My research has focused on two main fields of study:
In critical development studies my work has focused on analysing the conceptual premises on which development policies and development scholarship are based. Empirically this work has centred on the role of ICTs in development, the participatory turn, gender and poverty reduction strategies. My current research project examines the impacts of international volunteering on host organisations and volunteers, as well as on constructions of development cooperation as partnership.
In social and cultural geography my research has examined how migrants and refugees reconstruct their identities in Australia within terrains and settlement contexts that are structured by race, class, gender, and underpinned by often implicit notions of modernity and development. Currently my attention is drawn to the ways in which the experiences and impacts of migration manifest differently in different places, and how sub-state regions shape these social transformations through migration.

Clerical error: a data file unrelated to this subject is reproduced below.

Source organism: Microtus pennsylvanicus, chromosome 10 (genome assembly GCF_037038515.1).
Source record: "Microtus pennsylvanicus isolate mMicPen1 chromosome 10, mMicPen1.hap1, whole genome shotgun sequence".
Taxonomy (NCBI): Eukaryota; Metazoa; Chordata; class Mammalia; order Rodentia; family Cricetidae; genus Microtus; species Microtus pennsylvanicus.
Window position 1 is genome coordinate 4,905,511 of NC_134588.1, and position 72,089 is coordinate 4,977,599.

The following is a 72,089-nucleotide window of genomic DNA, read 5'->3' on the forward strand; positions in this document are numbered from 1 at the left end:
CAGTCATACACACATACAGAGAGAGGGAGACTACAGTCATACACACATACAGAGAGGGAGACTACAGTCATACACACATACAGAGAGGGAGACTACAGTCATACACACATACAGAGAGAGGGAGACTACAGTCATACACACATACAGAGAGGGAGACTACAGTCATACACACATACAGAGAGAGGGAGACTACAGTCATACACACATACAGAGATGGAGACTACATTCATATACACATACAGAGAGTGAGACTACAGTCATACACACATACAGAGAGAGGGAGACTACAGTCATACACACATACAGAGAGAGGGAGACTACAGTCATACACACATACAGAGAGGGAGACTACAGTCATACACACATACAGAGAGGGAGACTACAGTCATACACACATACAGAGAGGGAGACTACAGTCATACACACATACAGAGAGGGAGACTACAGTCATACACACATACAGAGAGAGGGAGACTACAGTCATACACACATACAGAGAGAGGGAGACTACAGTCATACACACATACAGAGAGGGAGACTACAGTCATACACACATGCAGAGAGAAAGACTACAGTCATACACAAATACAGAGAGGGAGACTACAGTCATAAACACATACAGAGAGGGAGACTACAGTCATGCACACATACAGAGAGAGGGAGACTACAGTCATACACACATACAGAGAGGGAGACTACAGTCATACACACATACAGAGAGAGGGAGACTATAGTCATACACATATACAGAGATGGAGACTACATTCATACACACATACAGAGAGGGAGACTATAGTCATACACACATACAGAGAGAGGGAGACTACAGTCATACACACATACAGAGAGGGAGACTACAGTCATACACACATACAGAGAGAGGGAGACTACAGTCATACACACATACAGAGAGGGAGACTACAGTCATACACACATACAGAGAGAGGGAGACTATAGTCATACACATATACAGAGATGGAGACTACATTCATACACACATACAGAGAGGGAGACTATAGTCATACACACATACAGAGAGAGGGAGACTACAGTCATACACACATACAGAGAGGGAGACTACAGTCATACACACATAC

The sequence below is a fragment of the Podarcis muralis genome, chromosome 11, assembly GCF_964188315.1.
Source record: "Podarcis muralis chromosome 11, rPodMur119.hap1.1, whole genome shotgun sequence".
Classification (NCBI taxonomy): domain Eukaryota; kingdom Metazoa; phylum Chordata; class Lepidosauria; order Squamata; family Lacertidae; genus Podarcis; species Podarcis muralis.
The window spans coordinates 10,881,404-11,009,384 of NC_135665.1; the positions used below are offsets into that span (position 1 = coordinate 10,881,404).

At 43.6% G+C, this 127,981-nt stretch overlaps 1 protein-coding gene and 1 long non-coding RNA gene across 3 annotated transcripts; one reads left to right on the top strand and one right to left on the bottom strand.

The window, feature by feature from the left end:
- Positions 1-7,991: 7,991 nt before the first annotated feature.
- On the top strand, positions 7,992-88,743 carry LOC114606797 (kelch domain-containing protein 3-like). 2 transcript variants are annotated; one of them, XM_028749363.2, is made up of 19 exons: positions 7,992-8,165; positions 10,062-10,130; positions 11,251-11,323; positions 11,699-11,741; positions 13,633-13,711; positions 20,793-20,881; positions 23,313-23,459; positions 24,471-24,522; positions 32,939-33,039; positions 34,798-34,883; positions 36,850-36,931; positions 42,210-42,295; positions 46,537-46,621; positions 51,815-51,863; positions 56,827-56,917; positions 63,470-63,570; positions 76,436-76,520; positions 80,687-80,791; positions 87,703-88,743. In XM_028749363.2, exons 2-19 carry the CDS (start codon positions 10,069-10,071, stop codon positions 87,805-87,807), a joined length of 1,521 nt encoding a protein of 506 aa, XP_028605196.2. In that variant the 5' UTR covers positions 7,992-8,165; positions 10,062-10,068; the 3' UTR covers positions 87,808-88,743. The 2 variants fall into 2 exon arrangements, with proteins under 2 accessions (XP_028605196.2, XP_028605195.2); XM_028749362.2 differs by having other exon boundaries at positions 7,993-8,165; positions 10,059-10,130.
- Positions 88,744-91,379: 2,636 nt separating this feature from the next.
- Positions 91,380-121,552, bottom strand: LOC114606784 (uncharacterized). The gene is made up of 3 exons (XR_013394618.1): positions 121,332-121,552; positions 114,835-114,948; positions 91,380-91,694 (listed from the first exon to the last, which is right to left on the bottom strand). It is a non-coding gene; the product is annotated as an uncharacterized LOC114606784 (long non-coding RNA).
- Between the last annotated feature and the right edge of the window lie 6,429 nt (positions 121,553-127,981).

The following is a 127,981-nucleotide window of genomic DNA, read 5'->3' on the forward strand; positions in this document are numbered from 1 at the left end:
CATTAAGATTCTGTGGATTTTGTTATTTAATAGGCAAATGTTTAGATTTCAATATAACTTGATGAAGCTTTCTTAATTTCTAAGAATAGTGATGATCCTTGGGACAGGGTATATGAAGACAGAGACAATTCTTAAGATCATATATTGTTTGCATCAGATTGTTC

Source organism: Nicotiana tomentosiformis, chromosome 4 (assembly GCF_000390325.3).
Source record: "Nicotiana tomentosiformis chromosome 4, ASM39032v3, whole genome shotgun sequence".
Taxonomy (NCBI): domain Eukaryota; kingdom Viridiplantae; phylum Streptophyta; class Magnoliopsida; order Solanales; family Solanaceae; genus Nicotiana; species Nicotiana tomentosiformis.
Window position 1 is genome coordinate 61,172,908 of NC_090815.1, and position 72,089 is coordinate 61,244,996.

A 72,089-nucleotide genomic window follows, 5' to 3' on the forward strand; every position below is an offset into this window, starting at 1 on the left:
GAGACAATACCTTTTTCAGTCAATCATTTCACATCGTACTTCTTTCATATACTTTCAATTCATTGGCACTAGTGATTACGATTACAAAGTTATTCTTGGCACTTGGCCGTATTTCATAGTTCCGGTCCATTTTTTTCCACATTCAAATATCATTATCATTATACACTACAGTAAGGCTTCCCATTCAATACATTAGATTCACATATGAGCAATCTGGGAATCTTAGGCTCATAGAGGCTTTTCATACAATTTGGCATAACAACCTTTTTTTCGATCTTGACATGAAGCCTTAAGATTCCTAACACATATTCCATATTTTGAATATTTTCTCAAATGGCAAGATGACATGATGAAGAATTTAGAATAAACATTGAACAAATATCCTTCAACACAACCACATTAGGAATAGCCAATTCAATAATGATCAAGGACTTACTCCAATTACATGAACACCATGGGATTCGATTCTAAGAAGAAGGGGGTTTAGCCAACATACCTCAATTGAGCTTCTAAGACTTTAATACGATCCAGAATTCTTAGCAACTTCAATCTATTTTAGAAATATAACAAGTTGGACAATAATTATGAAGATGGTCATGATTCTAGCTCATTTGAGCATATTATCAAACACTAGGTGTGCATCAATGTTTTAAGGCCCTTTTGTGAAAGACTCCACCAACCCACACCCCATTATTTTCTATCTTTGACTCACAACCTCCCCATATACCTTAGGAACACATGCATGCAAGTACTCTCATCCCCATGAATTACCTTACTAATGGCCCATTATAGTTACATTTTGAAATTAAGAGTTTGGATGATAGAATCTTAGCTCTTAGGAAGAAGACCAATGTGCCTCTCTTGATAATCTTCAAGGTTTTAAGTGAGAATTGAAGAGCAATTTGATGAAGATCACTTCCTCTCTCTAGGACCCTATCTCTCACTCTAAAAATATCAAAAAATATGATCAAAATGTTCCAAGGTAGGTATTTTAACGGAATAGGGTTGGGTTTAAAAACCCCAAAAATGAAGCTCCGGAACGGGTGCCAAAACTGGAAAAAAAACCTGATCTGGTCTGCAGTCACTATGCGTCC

Resilient humanitarianism: the League of the Red Cross Societies, 1919-1991 (ARC DP190101171; 2019-2022 Co-CI)
Cosmopolitan development: the impacts of international volunteering (ARC LP120200085; 2012-2015, Lead CI)
From stranger to citizen: migration, modernisation and racialisation in the making of the new Australian (ARC DP0665782; 2006-07, Lead CI)
I teach broadly in the field of development studies. Special interests lie in gender and development, and culture and development, and I contribute to topics on sustainable development and international work integrated learning.